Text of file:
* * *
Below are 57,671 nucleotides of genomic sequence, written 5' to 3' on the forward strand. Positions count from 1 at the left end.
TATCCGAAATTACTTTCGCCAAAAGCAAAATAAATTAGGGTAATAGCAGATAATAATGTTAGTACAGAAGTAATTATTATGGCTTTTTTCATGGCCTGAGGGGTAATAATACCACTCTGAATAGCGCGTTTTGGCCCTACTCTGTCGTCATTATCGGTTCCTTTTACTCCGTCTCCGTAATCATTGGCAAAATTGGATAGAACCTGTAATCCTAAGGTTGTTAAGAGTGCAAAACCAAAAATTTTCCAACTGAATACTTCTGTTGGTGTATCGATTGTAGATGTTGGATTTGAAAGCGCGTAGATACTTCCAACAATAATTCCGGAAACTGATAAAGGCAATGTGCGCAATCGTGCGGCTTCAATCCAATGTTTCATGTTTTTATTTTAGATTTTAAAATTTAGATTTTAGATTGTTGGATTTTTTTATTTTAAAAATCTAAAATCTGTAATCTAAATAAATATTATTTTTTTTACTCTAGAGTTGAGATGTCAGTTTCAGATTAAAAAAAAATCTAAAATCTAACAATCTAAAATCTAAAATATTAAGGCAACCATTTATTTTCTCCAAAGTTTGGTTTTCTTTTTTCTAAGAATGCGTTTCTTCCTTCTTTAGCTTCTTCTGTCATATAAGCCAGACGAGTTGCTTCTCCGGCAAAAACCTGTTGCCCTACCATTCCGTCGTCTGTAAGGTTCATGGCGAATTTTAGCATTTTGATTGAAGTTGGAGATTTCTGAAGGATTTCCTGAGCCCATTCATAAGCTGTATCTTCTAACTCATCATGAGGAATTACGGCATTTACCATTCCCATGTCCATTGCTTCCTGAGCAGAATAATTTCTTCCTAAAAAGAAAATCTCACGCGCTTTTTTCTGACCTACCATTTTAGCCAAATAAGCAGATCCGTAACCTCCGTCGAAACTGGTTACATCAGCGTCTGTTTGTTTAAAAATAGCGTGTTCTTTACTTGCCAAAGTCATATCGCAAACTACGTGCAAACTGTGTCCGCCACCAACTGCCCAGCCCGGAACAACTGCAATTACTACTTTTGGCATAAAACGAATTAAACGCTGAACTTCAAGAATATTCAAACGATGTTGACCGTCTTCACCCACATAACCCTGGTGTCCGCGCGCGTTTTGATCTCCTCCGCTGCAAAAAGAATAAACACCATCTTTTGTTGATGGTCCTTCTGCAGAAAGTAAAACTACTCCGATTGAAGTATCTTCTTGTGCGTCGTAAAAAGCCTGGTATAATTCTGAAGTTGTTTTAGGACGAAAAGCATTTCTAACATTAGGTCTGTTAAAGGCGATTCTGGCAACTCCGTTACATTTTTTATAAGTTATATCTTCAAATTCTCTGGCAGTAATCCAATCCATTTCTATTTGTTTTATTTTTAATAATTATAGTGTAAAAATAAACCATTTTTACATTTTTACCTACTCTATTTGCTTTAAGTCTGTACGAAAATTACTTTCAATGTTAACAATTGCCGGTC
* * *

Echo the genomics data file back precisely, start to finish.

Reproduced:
Below are 57,671 nucleotides of genomic sequence, written 5' to 3' on the forward strand. Positions count from 1 at the left end.
TATCCGAAATTACTTTCGCCAAAAGCAAAATAAATTAGGGTAATAGCAGATAATAATGTTAGTACAGAAGTAATTATTATGGCTTTTTTCATGGCCTGAGGGGTAATAATACCACTCTGAATAGCGCGTTTTGGCCCTACTCTGTCGTCATTATCGGTTCCTTTTACTCCGTCTCCGTAATCATTGGCAAAATTGGATAGAACCTGTAATCCTAAGGTTGTTAAGAGTGCAAAACCAAAAATTTTCCAACTGAATACTTCTGTTGGTGTATCGATTGTAGATGTTGGATTTGAAAGCGCGTAGATACTTCCAACAATAATTCCGGAAACTGATAAAGGCAATGTGCGCAATCGTGCGGCTTCAATCCAATGTTTCATGTTTTTATTTTAGATTTTAAAATTTAGATTTTAGATTGTTGGATTTTTTTATTTTAAAAATCTAAAATCTGTAATCTAAATAAATATTATTTTTTTTACTCTAGAGTTGAGATGTCAGTTTCAGATTAAAAAAAAATCTAAAATCTAACAATCTAAAATCTAAAATATTAAGGCAACCATTTATTTTCTCCAAAGTTTGGTTTTCTTTTTTCTAAGAATGCGTTTCTTCCTTCTTTAGCTTCTTCTGTCATATAAGCCAGACGAGTTGCTTCTCCGGCAAAAACCTGTTGCCCTACCATTCCGTCGTCTGTAAGGTTCATGGCGAATTTTAGCATTTTGATTGAAGTTGGAGATTTCTGAAGGATTTCCTGAGCCCATTCATAAGCTGTATCTTCTAACTCATCATGAGGAATTACGGCATTTACCATTCCCATGTCCATTGCTTCCTGAGCAGAATAATTTCTTCCTAAAAAGAAAATCTCACGCGCTTTTTTCTGACCTACCATTTTAGCCAAATAAGCAGATCCGTAACCTCCGTCGAAACTGGTTACATCAGCGTCTGTTTGTTTAAAAATAGCGTGTTCTTTACTTGCCAAAGTCATATCGCAAACTACGTGCAAACTGTGTCCGCCACCAACTGCCCAGCCCGGAACAACTGCAATTACTACTTTTGGCATAAAACGAATTAAACGCTGAACTTCAAGAATATTCAAACGATGTTGACCGTCTTCACCCACATAACCCTGGTGTCCGCGCGCGTTTTGATCTCCTCCGCTGCAAAAAGAATAAACACCATCTTTTGTTGATGGTCCTTCTGCAGAAAGTAAAACTACTCCGATTGAAGTATCTTCTTGTGCGTCGTAAAAAGCCTGGTATAATTCTGAAGTTGTTTTAGGACGAAAAGCATTTCTAACATTAGGTCTGTTAAAGGCGATTCTGGCAACTCCGTTACATTTTTTATAAGTTATATCTTCAAATTCTCTGGCAGTAATCCAATCCATTTCTATTTGTTTTATTTTTAATAATTATAGTGTAAAAATAAACCATTTTTACATTTTTACCTACTCTATTTGCTTTAAGTCTGTACGAAAATTACTTTCAATGTTAACAATTGCCGGTC